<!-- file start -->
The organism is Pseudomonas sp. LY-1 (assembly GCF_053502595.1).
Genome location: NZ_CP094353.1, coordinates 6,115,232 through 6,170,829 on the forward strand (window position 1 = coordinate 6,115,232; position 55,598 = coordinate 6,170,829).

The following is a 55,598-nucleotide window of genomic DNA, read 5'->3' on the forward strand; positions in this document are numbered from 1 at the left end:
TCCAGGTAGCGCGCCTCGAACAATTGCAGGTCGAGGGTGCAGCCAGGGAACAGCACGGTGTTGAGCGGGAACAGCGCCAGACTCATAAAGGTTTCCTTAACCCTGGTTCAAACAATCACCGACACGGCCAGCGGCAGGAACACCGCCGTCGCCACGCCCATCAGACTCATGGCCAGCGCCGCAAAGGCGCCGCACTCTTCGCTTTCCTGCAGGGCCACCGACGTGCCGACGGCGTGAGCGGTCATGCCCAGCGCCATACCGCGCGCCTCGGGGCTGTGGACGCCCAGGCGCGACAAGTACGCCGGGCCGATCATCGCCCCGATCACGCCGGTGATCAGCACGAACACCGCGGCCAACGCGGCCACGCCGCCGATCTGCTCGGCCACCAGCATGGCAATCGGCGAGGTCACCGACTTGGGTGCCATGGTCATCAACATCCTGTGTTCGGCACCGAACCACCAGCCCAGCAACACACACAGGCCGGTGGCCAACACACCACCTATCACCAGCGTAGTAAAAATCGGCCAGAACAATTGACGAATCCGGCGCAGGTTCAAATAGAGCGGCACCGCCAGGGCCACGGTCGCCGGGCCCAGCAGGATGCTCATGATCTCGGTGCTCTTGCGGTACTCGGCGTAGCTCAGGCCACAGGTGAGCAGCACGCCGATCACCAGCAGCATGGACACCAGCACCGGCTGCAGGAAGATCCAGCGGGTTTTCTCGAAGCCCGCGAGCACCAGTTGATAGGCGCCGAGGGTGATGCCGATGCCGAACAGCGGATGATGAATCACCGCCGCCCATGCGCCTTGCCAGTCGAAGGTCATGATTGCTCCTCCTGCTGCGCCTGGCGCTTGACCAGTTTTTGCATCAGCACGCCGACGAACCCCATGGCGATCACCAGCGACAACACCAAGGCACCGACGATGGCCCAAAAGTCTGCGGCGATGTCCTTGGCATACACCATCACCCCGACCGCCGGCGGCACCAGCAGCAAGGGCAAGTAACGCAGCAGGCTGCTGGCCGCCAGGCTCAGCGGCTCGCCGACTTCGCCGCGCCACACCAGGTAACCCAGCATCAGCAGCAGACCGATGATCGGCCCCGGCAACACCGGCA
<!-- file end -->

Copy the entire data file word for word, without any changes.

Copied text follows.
The organism is Pseudomonas sp. LY-1 (assembly GCF_053502595.1).
Genome location: NZ_CP094353.1, coordinates 6,115,232 through 6,170,829 on the forward strand (window position 1 = coordinate 6,115,232; position 55,598 = coordinate 6,170,829).

The following is a 55,598-nucleotide window of genomic DNA, read 5'->3' on the forward strand; positions in this document are numbered from 1 at the left end:
TCCAGGTAGCGCGCCTCGAACAATTGCAGGTCGAGGGTGCAGCCAGGGAACAGCACGGTGTTGAGCGGGAACAGCGCCAGACTCATAAAGGTTTCCTTAACCCTGGTTCAAACAATCACCGACACGGCCAGCGGCAGGAACACCGCCGTCGCCACGCCCATCAGACTCATGGCCAGCGCCGCAAAGGCGCCGCACTCTTCGCTTTCCTGCAGGGCCACCGACGTGCCGACGGCGTGAGCGGTCATGCCCAGCGCCATACCGCGCGCCTCGGGGCTGTGGACGCCCAGGCGCGACAAGTACGCCGGGCCGATCATCGCCCCGATCACGCCGGTGATCAGCACGAACACCGCGGCCAACGCGGCCACGCCGCCGATCTGCTCGGCCACCAGCATGGCAATCGGCGAGGTCACCGACTTGGGTGCCATGGTCATCAACATCCTGTGTTCGGCACCGAACCACCAGCCCAGCAACACACACAGGCCGGTGGCCAACACACCACCTATCACCAGCGTAGTAAAAATCGGCCAGAACAATTGACGAATCCGGCGCAGGTTCAAATAGAGCGGCACCGCCAGGGCCACGGTCGCCGGGCCCAGCAGGATGCTCATGATCTCGGTGCTCTTGCGGTACTCGGCGTAGCTCAGGCCACAGGTGAGCAGCACGCCGATCACCAGCAGCATGGACACCAGCACCGGCTGCAGGAAGATCCAGCGGGTTTTCTCGAAGCCCGCGAGCACCAGTTGATAGGCGCCGAGGGTGATGCCGATGCCGAACAGCGGATGATGAATCACCGCCGCCCATGCGCCTTGCCAGTCGAAGGTCATGATTGCTCCTCCTGCTGCGCCTGGCGCTTGACCAGTTTTTGCATCAGCACGCCGACGAACCCCATGGCGATCACCAGCGACAACACCAAGGCACCGACGATGGCCCAAAAGTCTGCGGCGATGTCCTTGGCATACACCATCACCCCGACCGCCGGCGGCACCAGCAGCAAGGGCAAGTAACGCAGCAGGCTGCTGGCCGCCAGGCTCAGCGGCTCGCCGACTTCGCCGCGCCACACCAGGTAACCCAGCATCAGCAGCAGACCGATGATCGGCCCCGGCAACACCGGCA